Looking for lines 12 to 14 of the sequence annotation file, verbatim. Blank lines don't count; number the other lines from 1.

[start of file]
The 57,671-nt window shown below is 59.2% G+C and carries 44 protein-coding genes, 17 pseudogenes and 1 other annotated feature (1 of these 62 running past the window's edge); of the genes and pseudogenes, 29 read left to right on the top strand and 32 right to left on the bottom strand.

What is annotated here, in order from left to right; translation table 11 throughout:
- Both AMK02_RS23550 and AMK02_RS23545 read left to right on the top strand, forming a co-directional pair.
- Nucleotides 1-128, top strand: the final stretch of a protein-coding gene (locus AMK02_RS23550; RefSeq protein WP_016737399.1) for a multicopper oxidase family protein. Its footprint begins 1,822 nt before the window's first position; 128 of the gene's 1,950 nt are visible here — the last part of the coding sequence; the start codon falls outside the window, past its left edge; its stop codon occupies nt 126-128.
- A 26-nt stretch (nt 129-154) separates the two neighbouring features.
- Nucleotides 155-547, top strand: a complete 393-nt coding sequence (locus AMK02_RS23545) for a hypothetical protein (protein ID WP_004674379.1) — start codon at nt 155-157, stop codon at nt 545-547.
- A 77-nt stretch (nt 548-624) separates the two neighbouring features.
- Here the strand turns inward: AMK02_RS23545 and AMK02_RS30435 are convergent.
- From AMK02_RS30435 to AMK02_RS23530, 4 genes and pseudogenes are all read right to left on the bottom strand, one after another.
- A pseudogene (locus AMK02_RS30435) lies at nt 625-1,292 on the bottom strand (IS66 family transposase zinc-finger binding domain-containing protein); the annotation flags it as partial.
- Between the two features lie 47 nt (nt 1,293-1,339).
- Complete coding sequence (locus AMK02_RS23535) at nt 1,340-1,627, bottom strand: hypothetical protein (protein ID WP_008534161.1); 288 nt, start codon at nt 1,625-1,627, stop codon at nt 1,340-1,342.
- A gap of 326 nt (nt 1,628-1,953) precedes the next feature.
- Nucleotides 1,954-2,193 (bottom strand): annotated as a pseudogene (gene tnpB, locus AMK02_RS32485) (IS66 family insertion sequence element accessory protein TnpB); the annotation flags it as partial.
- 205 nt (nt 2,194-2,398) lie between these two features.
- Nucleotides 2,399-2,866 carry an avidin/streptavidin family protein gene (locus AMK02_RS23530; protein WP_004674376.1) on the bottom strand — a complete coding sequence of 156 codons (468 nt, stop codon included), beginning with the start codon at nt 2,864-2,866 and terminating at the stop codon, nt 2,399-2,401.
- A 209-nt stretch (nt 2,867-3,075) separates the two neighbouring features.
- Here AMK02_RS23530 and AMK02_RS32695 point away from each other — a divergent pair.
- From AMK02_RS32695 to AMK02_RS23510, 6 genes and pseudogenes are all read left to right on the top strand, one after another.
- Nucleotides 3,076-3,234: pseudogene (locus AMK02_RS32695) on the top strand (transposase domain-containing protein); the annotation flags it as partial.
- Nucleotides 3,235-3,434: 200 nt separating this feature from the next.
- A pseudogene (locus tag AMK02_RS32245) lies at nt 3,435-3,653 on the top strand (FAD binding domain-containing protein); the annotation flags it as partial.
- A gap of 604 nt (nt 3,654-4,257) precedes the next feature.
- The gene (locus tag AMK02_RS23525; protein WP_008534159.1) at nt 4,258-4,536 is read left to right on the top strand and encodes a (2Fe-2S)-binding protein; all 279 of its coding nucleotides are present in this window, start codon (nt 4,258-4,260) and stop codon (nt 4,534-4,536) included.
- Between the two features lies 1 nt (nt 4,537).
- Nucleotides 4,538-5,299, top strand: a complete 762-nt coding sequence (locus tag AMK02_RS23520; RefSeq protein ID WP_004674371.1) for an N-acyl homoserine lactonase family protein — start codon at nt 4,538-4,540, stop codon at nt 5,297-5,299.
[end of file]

- Complete coding sequence (locus AMK02_RS23535) at nt 1,340-1,627, bottom strand: hypothetical protein (protein ID WP_008534161.1); 288 nt, start codon at nt 1,625-1,627, stop codon at nt 1,340-1,342.
- A gap of 326 nt (nt 1,628-1,953) precedes the next feature.
- Nucleotides 1,954-2,193 (bottom strand): annotated as a pseudogene (gene tnpB, locus AMK02_RS32485) (IS66 family insertion sequence element accessory protein TnpB); the annotation flags it as partial.